/ Lee Hutchings

Beware of Pride: A Short Cautionary Tale

Born in 1773 to great privilege as the seventh and youngest child of a Virginia Continental Congressman and signer of the Declaration of Independence, at 18 years old he was commissioned in the First American Regiment of the Northwest Territory. He married at 22 years of age into an equally prominent American family, fathered 10 children, rose in military and political rank to become an Army Major General, U.S. Congressman and Senator from Ohio, and Governor of the Northwest Territory (which at the time of his service included Ohio, Indiana, Michigan, Illinois, and part of Wisconsin). He gained national prominence as a hero in the War of 1812, winning victory at the infamous battle of Tippecanoe. After serving as the 3rd American Ambassador to Columbia, and briefly as the Hamilton County (Cincinnati) Clerk of Courts, he became the first member of the National Whig party ever elected as the 9th President of the United States in 1840. His grandson would follow him into the oval office in 1888, making them the only two Grandparent-Grandchild Presidents in American history. And despite such a distinguished life and career, all poor William Henry Harrison is remembered for is his death 31 days into office.

Such a tragic and ironic ending to an otherwise tenacious life is compounded by the fact that Harrison died, in all likelihood, of his own vanity and pride. In the campaign of 1840, Whig politicos, eager to cast the incumbent President (the Dutch Reformed Martin Van Buren) as aristocratic and out of touch, promoted Harrison as a “man of the people”; a frontiersman who lived in a log-cabin and drank hard cider. But Harrison was incredibly proud of his erudite upbringing, therefore to demonstrate just how learned he was, he purposely gave the longest inaugural address in Presidential history. At 8,445 words, it took the new President two hours to read out loud. March 4, 1841 also happened to be an incredibly cold and rainy day. William Henry Harrison was 68 years old (until Ronald Reagan’s inauguration 140 years later, this made him the oldest elected President). The life expectancy of a baby born in 1840 was just 40.2 years. Anxious to demonstrate how robust and healthy he was, Harrison chose to not to wear an overcoat nor a hat; and he would not allow anything to shelter himself from the elements of the rain and cold. He rode horseback to the grand ceremony, and following his speech he stood in a receiving line at the White House to greet well-wishers for three hours. That evening, he attended three separate inaugural balls, each filled with over a thousand guests. The next day he developed a slight cough, but was too afraid to admit any weakness or need for medical help.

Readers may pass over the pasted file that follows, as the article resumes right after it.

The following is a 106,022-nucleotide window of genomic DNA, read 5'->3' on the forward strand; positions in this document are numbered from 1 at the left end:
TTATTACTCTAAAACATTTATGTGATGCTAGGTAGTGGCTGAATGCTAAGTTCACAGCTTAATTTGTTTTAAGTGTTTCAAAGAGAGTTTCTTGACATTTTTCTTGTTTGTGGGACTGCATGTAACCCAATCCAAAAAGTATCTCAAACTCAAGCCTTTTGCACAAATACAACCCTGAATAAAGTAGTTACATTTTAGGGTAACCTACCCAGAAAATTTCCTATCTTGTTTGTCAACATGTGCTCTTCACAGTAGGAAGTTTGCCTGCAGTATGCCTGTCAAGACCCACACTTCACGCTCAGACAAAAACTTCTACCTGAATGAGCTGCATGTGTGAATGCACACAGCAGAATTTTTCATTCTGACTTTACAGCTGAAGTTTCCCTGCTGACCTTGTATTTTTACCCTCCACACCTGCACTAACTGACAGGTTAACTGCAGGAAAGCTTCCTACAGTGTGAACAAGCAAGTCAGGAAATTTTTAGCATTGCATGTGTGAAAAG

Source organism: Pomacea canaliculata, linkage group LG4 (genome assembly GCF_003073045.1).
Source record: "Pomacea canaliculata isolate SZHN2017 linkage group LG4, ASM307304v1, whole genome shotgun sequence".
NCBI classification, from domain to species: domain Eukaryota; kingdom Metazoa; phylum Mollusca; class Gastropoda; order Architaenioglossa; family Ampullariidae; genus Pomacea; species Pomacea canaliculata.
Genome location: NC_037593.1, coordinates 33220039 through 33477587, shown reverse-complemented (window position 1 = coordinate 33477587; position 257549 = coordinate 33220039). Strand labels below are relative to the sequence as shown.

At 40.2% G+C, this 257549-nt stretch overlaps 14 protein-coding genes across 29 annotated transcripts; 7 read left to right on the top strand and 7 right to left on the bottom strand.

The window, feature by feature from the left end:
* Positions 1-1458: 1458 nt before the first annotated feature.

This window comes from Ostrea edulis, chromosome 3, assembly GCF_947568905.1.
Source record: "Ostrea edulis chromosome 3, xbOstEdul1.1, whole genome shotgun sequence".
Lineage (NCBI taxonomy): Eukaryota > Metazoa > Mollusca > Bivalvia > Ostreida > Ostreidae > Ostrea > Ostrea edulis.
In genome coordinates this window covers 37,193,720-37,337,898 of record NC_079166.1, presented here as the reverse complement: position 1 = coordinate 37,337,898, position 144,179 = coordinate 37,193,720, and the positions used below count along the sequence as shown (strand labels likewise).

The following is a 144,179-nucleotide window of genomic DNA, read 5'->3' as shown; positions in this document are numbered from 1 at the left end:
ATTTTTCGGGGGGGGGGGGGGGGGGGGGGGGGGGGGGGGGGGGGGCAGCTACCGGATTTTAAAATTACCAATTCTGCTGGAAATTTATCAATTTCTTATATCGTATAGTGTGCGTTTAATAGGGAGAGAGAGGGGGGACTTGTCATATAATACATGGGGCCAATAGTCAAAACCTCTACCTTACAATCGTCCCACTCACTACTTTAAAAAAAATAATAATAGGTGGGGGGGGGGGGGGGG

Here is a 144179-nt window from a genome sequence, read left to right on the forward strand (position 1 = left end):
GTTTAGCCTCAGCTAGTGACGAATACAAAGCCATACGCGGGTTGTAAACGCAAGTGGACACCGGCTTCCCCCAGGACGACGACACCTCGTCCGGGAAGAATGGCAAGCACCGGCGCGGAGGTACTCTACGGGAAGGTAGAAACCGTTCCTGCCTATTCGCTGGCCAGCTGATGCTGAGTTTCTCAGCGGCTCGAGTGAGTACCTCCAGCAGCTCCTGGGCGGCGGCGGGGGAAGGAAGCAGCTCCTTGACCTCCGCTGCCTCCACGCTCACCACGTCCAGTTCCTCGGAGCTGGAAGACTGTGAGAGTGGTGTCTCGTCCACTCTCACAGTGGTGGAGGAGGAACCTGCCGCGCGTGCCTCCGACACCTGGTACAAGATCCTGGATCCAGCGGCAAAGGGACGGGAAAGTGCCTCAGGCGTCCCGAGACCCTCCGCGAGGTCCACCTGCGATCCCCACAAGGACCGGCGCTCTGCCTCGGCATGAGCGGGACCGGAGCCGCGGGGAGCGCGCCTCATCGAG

Just a couple weeks later, on March 24th, another cold and rainy day, he insisted on walking to the local grocery market, again without coat or hat for fear of developing a public image as a feeble and senile President, and was caught in a torrential downpour. The next day he took to bed with a severe chill. Despite the best efforts of treating a patient at the time (which medical science has now proven such tactics of blood-letting, administering of castor-oil and wine to induce vomiting, and prescribing opium as cruel and unusual) William Henry Harrison died on April 4, 1841, not only becoming the first President in die in office, but thus igniting a constitutional crisis over the extent of Vice President John Tyler’s role and authority in office. Harrison’s beloved wife Anna was still packing up their belongings in North Bend, Ohio for their new life in Washington when she received the news of his death.

I share all the above as I’ve been reminded recently from reading a biography of our 9th President of the danger of personal pride and vanity in anyone’s life. You don’t have to be a prominent American, the new King of England, a successful entrepreneur, academic scholar, a hero or a celebrity to be consumed and stricken by this dangerous consequence of the fall of mankind. We all struggle with pride. But we would do well to take seriously and heed the Scripture’s call and warning against such self-sabotage.

“When pride comes, then comes disgrace, but with humility comes wisdom” Proverbs 11:2

“When there is strife, there is pride, but wisdom is found in those who take advice” Proverbs 13:10

“Pride goes before destruction, a haughty spirit before a fall.” Proverbs 16:18

“ For by the grace given me I say to every one of you: Do not think of yourself more highly than you ought, but rather think of yourself with sober judgement, in accordance with the faith God has distributed to each of you.” Romans 12:3

We could go on and on. But praise God that our King and Savior, Jesus Christ, is not a proud King. He is perfect righteousness, who has fulfilled every jot and tittle of the law on our behalf, who did not “count equality with God a thing to be grasped, but emptied himself, by taking the form of a servant.” (Philippians 2:6-7) King Jesus is a ruler who is not afraid to identify with the weak and down-trodden. He is not ashamed to call us his friend. He does not boast of himself (though he alone would have divine right to!).

I confess I feel for William Henry Harrison. I know there have been many times I’ve tried to appear like I’ve got everything together or am allergic to admit I have any weaknesses. But may we all follow the example and words of the Apostle Paul: “For the sake of Christ I am content with weaknesses, insults, hardships, persecutions, and calamities. For when I am weak, then I am strong.” (2 Corinthians 12:10)

Lee Hutchings

Lee Hutchings

Child of God. Husband to Diane. Father of Harper. Walker and feeder of Teddy (our chocolate Lab). Grateful to be Pastor of Trinity Church PCA in North Canton, Ohio. Ordained PCA Pastor since 2012.

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